Astonishing Swordsmen and Sorcerers of Hyperborea has just got a formal release after its successful Kickstarter back in December, so I decided to give it a look.
ASSH, as it will now be called, is written by Jeffrey Talanian and put out under North Wind Adventures. It pens itself as a game of 'Swords, Sorcery and Weird Fantasy.' The tag of Weird Fantasy was what really drew me to the game, as I am an adamant fan of Lovecraft stories, and I haven't found that good system to integrate them into fantasy games.
ASSH is a pretty weighty PDF product. It comes with 6 files: The Player's Manual, the Referee's Manual, the Box Art (the game will be printed in a box set), a map of the setting, Hyperborea, and a two-page character sheet. The two manuals combined offer up about 500 pages, but the text is rather large, so the page numbers just seem to flit past.
In terms of the mechanics, its hard to mask my disappointment, honestly. I came expecting a very brutal rules set to reflect the deadly nature of weird fantasy, but all I got was an almost identical clone of AD&D 1e. Sadly, it's not even a very elegant clone; there are still all those warts from AD&D, such as disparaging task resolution, complex ideas such as weapon reach and combat tables, and different phases of combat. It even has the feel of a reference manual, with the table of contents listing Tables instead of topics. There is not even a detailed description about madness or sanity, which seems kind of contrary to weird fantasy. There is a system, but it is basically 1e's madness system. There is a fairly meaty Advanced Combat section if you like that kind of thing. If you like AD&D, then this is no problem, but for someone like me who started with 3e, I don't find very much appeal.
The game is class based, with the four traditional classes of Cleric, Fighter, Thief and Mage. There are also some pretty cool sub-classes, such as the Pyromancer, Ledgermainist (a slightly magical thief), and the Cataphract. There are no demi-humans in Hyperborea, but there are human cultures based on real world cultures, such as Celtics and Vikings. The max level is 12, which is kind of a strange number.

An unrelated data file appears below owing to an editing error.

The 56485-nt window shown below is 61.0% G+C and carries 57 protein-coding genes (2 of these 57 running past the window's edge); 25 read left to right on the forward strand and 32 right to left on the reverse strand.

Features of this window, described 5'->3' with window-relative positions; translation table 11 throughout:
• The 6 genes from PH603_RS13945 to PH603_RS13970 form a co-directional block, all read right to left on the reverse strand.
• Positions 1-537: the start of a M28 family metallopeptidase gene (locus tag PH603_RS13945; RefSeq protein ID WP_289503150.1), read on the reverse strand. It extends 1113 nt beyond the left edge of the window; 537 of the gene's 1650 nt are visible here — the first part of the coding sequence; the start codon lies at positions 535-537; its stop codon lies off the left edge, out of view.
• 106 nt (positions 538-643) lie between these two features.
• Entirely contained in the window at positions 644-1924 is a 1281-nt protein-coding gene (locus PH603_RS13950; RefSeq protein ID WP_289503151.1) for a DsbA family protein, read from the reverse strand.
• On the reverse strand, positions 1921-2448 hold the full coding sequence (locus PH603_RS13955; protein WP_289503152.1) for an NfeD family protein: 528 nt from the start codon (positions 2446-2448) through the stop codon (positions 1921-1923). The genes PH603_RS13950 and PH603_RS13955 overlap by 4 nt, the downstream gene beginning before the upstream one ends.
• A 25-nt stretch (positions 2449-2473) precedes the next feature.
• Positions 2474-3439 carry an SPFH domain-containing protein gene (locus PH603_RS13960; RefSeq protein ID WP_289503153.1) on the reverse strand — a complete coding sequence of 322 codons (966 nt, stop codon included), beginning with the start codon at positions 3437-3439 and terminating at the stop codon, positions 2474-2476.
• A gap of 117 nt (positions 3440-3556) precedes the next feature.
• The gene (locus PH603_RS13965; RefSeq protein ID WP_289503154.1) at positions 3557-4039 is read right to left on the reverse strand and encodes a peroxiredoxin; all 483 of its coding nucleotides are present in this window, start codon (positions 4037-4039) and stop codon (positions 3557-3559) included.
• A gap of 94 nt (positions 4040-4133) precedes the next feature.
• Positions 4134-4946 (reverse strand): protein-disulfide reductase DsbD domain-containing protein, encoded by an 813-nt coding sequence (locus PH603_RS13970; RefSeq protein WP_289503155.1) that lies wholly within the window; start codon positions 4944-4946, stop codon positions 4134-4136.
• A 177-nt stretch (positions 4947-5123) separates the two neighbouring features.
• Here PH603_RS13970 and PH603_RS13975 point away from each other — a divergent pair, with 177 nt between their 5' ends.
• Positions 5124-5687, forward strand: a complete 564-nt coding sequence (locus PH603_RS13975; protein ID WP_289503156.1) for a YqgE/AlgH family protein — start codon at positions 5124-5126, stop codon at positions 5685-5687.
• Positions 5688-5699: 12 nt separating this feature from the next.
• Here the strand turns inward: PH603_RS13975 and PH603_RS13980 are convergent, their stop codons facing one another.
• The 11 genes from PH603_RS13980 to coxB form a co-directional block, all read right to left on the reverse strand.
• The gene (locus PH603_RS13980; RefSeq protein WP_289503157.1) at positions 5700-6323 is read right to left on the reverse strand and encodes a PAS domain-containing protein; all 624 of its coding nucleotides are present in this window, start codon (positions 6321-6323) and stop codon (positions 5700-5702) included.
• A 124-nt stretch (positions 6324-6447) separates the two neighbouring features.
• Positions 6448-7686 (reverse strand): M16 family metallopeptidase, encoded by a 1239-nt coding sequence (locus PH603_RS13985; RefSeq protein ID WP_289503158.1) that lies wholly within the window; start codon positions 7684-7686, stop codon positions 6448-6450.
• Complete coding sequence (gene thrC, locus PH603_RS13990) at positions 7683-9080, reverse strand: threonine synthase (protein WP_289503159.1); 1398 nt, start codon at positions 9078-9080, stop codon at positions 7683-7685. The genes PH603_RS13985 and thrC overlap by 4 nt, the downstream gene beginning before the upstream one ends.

Spells are standard D&D fair, though the magician gets less spells than more high fantasy games. There are rules for Strongholds, Aerial Combat, Mass Combat and Naval Combat, but they all have that feeling of first edition rust on them.
The Referee Manual is a bit better. There is a bestiary, which is basically the 1e Monster Manual with some Lovecraftian monsters thrown in. The Treasure section is still pretty high fantasy, with things like +2 Fire Swords and Bags of Holding. The bright spot, though, is the setting. The setting is rich, detailed, and pretty creepy. Gods range from the ever graceful Apollo to the Lovecraftian Ithaqqua or Kthulu. I mean, even the lunar calendar is well detailed. It's a shame the system does not particularly back up the great setting.
The art in the books is really great, however. Ian Baggley is the sole artist, and he is a trained traditional artist. All of his work is done in charcoals, and its very dark and foreboding. The monster illustrations are pretty great, with the Elder Thing being really stand out.
Overall, ASSH has, what I feel, is a lot of failed potential. It's not a bad game by any means, and if you like 1e, it should hit a lot of sweet spots. I just don't feel like it accurately portrays Weird Fantasy in the rules, and is instead "D&D + Cthulhu", which you can do pretty easily by yourself. If the game was produced solely as a supplement for something like Labyrinth Lord, which would have the setting and additional classes, I would be much less disappointed. Granted, the entire 500 page product is only $10, so it's a pretty good steal and I don't really regret buying it.
I give ASSH a 7/10, mostly on account of the fantastic art and setting material. Though the mechanics are more than usable, I think they could have been so much more than they are.
You can buy ASSH through RPGNow or DriveThruRPG for $10.